By Jessica Frost
The sound of a hotel can either welcome guests with enthusiasm or signal that your property is simply a place to sleep; and in such a competitive marketplace, is that the message you want to send? Fortunately, music–wherever it’s played–can both welcome guests and not break your budget.
But playing music in a hotel requires more than just turning it on or hiring musicians. Music, like all intellectual property, is owned by the songwriters or composers who create it. This ownership is protected under U.S. and global copyright laws, which state that businesses that use music must first get permission from copyright owners to play it publicly. If that sounds daunting, it doesn’t have to be.
There are blanket music licenses that each of the four U.S. PROs, (BMI, ASCAP, SESAC and GMR) offer. Each PRO licenses a unique repertoire of music, which when combined, includes copyright clearance to publicly play all the music used in the U.S. every day, saving you the time and expense of contacting each copyright owner individually. Each PRO also licenses hundreds of thousands of businesses like yours that comply with the law, so music creators can be paid for the public performances of the songs they write. By paying these songwriters and composers, who aren’t always the artists performing the work, the creation of music continues for all of us to enjoy, including businesses that benefit from playing it.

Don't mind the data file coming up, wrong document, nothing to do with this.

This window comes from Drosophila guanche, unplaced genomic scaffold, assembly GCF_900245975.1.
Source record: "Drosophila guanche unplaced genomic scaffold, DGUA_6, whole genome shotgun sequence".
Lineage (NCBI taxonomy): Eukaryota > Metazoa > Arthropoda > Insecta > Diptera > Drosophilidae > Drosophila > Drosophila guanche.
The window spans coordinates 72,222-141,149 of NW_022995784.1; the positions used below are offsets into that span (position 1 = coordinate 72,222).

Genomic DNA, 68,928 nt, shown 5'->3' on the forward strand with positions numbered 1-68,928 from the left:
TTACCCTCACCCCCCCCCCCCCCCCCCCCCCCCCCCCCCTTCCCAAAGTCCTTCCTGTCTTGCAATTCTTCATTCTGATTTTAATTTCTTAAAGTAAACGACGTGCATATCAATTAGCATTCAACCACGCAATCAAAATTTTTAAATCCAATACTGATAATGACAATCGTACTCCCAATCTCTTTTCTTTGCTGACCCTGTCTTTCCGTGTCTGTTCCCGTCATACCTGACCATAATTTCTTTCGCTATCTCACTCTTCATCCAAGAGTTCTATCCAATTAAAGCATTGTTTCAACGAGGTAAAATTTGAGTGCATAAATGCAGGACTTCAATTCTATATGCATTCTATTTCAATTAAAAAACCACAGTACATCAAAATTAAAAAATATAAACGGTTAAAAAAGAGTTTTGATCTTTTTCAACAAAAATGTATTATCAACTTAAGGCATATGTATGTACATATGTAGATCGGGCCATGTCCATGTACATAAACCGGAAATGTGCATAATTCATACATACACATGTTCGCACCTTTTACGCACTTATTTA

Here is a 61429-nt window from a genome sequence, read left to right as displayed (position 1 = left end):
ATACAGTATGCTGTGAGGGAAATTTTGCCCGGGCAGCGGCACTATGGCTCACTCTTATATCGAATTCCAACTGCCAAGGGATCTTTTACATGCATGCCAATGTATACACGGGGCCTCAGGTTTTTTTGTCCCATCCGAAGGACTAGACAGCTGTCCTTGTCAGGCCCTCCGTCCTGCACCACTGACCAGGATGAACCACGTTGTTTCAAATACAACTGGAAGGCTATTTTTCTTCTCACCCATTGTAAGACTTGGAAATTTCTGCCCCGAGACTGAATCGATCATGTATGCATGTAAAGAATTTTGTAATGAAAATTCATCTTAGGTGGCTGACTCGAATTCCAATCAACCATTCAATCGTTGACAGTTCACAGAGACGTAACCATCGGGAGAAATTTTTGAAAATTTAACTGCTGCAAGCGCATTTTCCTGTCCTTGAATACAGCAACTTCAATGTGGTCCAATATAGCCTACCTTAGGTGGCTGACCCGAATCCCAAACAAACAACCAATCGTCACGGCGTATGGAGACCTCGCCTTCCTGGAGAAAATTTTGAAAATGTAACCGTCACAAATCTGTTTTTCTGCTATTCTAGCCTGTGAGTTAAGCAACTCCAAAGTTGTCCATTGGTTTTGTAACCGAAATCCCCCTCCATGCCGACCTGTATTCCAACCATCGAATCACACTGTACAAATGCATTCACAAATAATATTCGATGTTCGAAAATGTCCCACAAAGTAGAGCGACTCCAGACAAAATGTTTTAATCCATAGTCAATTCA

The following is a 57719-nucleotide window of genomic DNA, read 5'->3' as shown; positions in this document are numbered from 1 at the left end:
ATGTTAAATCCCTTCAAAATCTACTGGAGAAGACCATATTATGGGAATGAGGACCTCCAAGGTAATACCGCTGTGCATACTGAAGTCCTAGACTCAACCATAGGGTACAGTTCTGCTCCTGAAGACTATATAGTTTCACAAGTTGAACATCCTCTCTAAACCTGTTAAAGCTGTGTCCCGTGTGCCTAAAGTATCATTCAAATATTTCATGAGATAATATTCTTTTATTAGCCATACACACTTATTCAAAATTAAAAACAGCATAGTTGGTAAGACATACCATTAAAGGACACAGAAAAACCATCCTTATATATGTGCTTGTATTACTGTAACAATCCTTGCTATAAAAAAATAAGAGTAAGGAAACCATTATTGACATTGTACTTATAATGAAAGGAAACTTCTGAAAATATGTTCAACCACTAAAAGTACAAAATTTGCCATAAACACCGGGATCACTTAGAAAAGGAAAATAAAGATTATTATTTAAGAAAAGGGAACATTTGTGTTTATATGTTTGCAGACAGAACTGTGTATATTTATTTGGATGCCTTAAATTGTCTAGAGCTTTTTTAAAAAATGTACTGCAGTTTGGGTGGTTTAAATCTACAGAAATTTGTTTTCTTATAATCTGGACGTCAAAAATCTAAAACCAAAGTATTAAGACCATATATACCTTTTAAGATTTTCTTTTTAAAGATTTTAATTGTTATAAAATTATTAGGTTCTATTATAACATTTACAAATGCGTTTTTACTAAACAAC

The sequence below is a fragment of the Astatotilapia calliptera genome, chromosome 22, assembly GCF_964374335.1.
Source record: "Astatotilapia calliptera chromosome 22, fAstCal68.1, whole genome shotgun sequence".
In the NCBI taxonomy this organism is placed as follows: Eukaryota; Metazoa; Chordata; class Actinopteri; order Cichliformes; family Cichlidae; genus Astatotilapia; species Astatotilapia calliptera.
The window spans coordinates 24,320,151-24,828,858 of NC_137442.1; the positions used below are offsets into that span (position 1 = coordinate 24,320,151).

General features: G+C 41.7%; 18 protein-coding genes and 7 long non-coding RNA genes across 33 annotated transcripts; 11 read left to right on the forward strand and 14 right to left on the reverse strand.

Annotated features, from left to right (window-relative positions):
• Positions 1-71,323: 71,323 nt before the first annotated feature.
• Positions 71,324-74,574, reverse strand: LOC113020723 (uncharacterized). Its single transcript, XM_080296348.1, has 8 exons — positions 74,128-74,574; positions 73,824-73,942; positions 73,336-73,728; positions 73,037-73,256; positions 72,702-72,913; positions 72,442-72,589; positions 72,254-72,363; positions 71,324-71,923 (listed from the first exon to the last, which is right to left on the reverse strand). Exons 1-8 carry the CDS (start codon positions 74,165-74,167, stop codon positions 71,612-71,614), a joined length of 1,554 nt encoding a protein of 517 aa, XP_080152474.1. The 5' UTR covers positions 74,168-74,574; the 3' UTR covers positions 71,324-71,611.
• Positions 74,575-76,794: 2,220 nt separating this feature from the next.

In a Lodging Magazine article, “The Importance of Sound in Hotels,” it’s emphasized that “music can be a way of projecting a positive image. A hotel can use music to communicate the feeling it seeks to evoke—whether it’s a soothing retreat from busy daily life or a hip and happening urban venue. The right music leaves no doubt about it. It will help cement the desired image from the very moment of entry, until checkout.” The New York Times reported on the rising trend of live music, dance parties and film screenings in hotels noting “now everyone is realizing having all these extra entertainments are not just good business but help drive the occupancy of the hotel,” while The National Center For Health Research found that “listening to music while exercising doesn’t just relieve boredom — it can help improve the quality of your workout by increasing your stamina and putting you in a better mood.”
These articles illustrate the importance of music to hotels in lobbies, restaurants and exercise rooms – all of which can leave a lasting impression on your guests. This type of positive experience can have a direct impact on whether they’ll come back to your property for business or pleasure.
So, whether you’re getting in on the trend of playing music in your hotel, or you’re already using it, licensing the music you play protects both you and the songwriters who created it. That makes it a sound investment in your hotel that you shouldn’t pass up, especially when it’s so easy to do and less expensive than you may think!